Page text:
Originally reviewed 1st June, 2011
The Song of Rhiannon, a retelling of the Third Branch of the Mabinogion, isn’t as powerful as The Children of Llyr, which is a relief, in a way. There’s a time of healing for the characters, as well as what they suffer during the action of the story, and there’s a happy end for them as well. It continues to follow the characters of Manawydan, Rhiannon, Pryderi and Kigva. There are actually few other characters in the story, fleshed-out or not, but the character of the Bogey made me smile quite a bit, as did his interactions with Manawydan.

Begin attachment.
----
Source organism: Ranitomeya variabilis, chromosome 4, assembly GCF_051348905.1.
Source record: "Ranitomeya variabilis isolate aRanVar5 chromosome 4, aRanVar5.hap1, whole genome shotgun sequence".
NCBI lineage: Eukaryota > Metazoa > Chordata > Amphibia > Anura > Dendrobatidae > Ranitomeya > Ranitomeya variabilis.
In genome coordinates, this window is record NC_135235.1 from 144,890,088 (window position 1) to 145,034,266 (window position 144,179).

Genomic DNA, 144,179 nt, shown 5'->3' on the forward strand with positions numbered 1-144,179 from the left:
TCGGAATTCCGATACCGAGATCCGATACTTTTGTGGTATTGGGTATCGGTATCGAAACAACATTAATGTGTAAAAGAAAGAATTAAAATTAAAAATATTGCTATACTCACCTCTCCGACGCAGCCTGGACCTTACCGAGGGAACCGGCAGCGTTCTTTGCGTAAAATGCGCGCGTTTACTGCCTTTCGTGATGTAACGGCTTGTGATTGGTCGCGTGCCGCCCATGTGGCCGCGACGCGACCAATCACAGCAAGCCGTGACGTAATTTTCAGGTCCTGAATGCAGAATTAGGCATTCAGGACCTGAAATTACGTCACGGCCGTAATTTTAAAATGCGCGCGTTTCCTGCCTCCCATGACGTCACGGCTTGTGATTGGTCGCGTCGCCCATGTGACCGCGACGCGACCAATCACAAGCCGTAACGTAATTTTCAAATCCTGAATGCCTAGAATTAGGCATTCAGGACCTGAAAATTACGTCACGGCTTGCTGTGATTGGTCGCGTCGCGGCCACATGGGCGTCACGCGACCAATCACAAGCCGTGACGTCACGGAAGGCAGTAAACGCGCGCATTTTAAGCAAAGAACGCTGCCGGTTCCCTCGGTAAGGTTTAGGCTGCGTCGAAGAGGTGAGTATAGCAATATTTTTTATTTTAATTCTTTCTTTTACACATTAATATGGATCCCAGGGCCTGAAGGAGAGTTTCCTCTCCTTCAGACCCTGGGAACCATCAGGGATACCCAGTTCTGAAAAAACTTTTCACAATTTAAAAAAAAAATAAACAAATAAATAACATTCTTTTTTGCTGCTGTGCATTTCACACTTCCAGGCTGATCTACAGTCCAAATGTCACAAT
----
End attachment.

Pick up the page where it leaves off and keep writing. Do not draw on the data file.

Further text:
Once more, Evangeline Walton brings the characters to life. I can’t remember anything in the Mabinogion about some of the elements she introduces, e.g. about Pryderi’s father, but they all seem to belong quite naturally.
If I didn’t already care about Pryderi, Rhiannon and Manawydan, though, I don’t know how much I would have loved this book. The retelling of the Second Branch is the strongest so far, and can stand alone, but this can’t, to my mind.
I have serious love for her version of Manawydan, in all his wisdom and dignity and his love for his land.